How to plot the solution of a Partial Differential Equation?

My attempt.

I need to solve numerically the Complex Ginzburg-Laudau Equation (CGLE): $$\frac{\partial A}{\partial t}=\epsilon A-(1+i\beta)|A|^2A+(1+i\alpha)\nabla^2A$$ I'm using a uniform initial condition $A(x,y,t=0)=1$ and periodic boundary conditions: $A(-x_m/2,y,t)=A(x_m/2,y,t)$, $A(x,-y_m/2,t)=A(x,y_m/2,t)$, where I'm defining the domain $\mathcal{D}=\{(x,y):-x_m/2\leq x\leq x_m/2,-y_m/2\leq y\leq y_m/2\}$ with $t\in [0,t_m]$.

My code is the following: (parameters obtained here)

(*Parameters.*)
ϵ = 1;
α = 0;
β = 1.5;
xM = 50;
yM = 50;
tM = 10000;

(*Numerical solution*)
sol = NDSolve[{D[A[x, y, t], t] == ϵ A[x, y, t] - (1 + I β)
Norm[A[x, y, t]]^2 A[x, y, t] + (1 + I α) Laplacian[A[x, y, t], {x, y}],
A[x, y, 0] == 1, A[-xM/2, y, t] == A[xM/2, y, t], A[x, -yM/2, t] ==
A[x, yM/2, t]}, A, {x, -xM/2, xM/2}, {y, -yM/2, yM/2}, {t, 0, tM}]

with the out: Then I try to plot with:

(*Plotting*)
DensityPlot[Evaluate[Re[A[x, y, 10000]] /. sol], {x, -xM/2 + 1,
xM/2 - 1}, {y, -yM/2 + 1, yM/2 - 1}, PlotPoints -> 100]

but I just obtain an odd graphic: I'm supposed to obtain a frozen picture of the following (see here): Question. What am I doing wrong and how can I fix it?

• Your TeX equation and the Mathematica equation are different. The Tex has Abs[A[x, y, t]]^2 and the code has Norm[A[x, y, t]]. – Michael E2 Apr 27 '15 at 1:56
• @MichaelE2 You're right. I just edited the code (Norm[A] and Abs[A] give the same result for a complex A: Sqrt[Re[A]^2+Im[A]^2]). BTW I'm still getting the same blue square after the correction. – Ana S. H. Apr 27 '15 at 2:16
• There's no difference between Norm and Abs on 1D vectors/scalars. Norm is meant (in Mathematica) for vectors and Abs for scalars. (For example Norm[{x, y}] evaluates to Sqrt[Abs[x]^2 + Abs[y]^2].) So Abs seems more consistent with Mathematica idiom, but it makes no difference in the result. -- What version are you using? I did not get a blue square in the original code. I get a convergence error and NDSolve quits before t gets past t == 1 or so with the new code. – Michael E2 Apr 27 '15 at 2:27
• Actually, NDSolve does not consistently stop at the same time t each time I try it. Strange. I'm using to it being deterministic. I just stopped at t = 8.42, much farther than any earlier trial run. – Michael E2 Apr 27 '15 at 2:29
• If I replace Norm[_]^2 with _ * Conjugate[_] I get a convergence error extremely quickly, always at t==0.9567275319519298. Replacing it with Abs[_]^2 gives me an error at t < 0.025 after some time, and using Norm[_]^2 gives me an error at t < 10 after a long time. Mathematica 10.0.0.0, Windows 8.1 64-bit. – 2012rcampion Apr 27 '15 at 3:14

The differential equation, its initial condition, and its boundary conditions are translationally invariant in space. Consequently, the solution must be independent of x and y. Indeed, solving the equations as given in the Question does give a spatially constant solution that oscillates in time. For instance,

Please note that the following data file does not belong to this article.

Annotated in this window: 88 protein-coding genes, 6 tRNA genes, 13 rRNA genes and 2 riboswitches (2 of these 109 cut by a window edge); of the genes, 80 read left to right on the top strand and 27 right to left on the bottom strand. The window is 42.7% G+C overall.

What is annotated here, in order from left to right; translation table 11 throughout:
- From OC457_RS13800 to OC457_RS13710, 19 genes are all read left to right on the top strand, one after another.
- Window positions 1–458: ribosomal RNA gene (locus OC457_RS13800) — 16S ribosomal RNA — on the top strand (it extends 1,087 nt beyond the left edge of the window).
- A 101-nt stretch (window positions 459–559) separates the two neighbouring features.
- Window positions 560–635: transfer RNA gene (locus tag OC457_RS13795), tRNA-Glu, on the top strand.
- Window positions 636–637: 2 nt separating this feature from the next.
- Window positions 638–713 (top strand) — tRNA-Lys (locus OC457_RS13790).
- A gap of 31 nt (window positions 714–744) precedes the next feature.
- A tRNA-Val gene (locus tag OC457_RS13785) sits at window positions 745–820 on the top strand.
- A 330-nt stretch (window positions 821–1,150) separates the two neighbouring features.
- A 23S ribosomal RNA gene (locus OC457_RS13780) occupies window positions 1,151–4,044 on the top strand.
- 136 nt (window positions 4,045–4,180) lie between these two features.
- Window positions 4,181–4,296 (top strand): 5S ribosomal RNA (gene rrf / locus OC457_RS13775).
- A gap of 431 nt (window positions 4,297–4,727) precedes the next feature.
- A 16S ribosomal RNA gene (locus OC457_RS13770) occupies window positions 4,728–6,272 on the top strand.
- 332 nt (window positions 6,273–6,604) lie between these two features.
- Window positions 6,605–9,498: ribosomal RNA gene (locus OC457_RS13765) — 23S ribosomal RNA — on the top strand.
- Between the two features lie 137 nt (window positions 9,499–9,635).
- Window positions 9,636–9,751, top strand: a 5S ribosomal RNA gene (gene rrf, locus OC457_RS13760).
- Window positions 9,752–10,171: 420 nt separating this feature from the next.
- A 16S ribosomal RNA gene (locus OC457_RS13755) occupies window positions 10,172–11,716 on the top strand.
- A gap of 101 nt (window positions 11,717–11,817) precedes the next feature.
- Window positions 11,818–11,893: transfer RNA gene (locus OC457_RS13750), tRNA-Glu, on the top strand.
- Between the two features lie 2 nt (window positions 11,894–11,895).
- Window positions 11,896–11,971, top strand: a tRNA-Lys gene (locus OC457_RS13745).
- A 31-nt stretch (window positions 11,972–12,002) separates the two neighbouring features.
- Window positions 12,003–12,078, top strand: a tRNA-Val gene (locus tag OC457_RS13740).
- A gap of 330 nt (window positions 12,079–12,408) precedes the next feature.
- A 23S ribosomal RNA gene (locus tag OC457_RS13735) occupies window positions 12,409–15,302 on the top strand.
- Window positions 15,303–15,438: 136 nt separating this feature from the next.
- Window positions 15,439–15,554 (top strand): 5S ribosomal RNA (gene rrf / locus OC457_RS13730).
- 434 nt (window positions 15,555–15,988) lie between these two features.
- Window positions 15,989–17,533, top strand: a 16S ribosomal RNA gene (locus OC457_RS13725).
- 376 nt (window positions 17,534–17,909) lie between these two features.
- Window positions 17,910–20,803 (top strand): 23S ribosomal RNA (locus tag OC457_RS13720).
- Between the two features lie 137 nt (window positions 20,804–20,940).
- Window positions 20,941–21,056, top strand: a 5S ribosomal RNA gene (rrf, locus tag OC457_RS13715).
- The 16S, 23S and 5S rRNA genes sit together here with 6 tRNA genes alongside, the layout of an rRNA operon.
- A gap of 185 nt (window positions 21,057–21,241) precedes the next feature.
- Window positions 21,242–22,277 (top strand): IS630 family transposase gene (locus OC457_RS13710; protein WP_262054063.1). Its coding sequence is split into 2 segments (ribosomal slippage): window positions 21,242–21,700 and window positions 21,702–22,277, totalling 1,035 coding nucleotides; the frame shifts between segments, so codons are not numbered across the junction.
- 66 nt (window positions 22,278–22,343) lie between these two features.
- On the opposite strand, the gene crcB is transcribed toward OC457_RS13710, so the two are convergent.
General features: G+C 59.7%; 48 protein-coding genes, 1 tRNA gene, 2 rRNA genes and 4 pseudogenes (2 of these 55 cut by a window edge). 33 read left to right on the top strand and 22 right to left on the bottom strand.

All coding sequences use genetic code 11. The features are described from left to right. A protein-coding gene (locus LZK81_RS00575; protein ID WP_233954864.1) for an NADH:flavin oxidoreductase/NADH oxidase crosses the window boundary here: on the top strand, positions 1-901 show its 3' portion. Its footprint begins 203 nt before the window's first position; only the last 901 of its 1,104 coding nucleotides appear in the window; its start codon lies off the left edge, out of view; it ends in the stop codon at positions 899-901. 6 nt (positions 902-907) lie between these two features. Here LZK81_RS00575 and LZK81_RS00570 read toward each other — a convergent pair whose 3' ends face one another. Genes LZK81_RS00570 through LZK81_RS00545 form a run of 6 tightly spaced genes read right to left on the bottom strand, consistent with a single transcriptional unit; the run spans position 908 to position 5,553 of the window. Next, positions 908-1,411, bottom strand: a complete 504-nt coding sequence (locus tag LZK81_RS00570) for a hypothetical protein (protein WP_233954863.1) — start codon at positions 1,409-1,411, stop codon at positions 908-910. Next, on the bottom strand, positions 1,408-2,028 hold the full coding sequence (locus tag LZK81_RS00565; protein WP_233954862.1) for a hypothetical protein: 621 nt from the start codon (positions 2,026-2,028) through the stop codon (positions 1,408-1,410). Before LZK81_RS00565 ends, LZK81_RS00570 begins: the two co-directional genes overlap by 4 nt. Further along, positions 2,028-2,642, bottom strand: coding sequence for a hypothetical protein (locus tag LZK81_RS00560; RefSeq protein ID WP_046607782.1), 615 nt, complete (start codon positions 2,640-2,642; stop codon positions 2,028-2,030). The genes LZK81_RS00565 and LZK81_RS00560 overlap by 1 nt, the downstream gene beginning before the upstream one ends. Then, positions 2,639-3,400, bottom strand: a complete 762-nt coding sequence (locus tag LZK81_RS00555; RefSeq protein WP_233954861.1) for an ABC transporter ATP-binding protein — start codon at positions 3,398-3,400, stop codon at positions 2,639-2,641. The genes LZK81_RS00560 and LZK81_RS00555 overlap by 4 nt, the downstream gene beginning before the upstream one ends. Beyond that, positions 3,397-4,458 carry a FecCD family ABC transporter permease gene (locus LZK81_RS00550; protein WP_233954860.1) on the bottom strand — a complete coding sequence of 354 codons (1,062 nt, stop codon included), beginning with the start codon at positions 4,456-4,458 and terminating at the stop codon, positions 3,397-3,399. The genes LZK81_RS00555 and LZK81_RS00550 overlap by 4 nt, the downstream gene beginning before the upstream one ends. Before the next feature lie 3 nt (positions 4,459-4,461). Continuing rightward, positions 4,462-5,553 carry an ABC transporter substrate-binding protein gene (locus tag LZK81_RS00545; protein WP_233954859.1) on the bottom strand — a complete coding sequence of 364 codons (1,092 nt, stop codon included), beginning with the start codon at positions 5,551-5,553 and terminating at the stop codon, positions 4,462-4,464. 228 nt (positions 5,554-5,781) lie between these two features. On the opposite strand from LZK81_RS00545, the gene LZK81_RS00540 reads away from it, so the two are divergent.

DensityPlot[Evaluate[Re[A[x, y, 10000]] /. sol], {x, -xM/2, xM/2}, {y, -yM/2,
yM/2}, PlotPoints -> 100, PlotRange -> {-1, 1}, ColorFunctionScaling -> False]

gives a constant color plot. (Note that omitting ColorFunctionScaling -> False yields a blotchy plot that varies in time, but this spatial variation is nothing but tiny roundoff errors.)

A segment of the time history at any spatial position is given by

Plot[Evaluate[Re[A[0, 0, t]] /. sol], {t, 9000, 9100}, PlotRange -> All] It seems likely that you did not obtain the pattern shown in your animation, because the animation was produced using different initial conditions.

Incidentally, I find it strange that NDSolve produces the error message,

NDSolve::eerr: Warning: scaled local spatial error estimate of 151.69068701912053 at t = 10000.` in the direction of independent variable x is much greater than the prescribed error tolerance. Grid spacing with 15 points may be too large to achieve the desired accuracy or precision. A singularity may have formed or a smaller grid spacing can be specified using the MaxStepSize or MinPoints method options. >>

because the solution is well behaved there and, as noted earlier, constant in space up to tiny roundoff errors.

• I think the is error is because it is so flat. Since it is a scaled estimate, the noise is magnified (I think). – Michael E2 Apr 28 '15 at 2:46
• @MichaelE2 I would have expected the error to be scaled to the RMS value of the solution. In any case, I have run the 1D (in time) calculation and the error message goes away. – bbgodfrey Apr 28 '15 at 2:51
• I just changed my initial condition for $A(x,y,t=0)=\sin (x)$, and also changed the domain for $\{(x,y): -\pi \leq x \leq \pi, -\pi \leq y \leq \pi \}$ keeping the periodic boundary conditions. But now, for tM=100, I get this "Maximum number of 51693 steps reached at the point t == 0.00217" and "Warning: scaled local spatial error estimate of 366.156 at t = 0.00217". What could it be? @MichaelE2 – Ana S. H. Apr 28 '15 at 4:27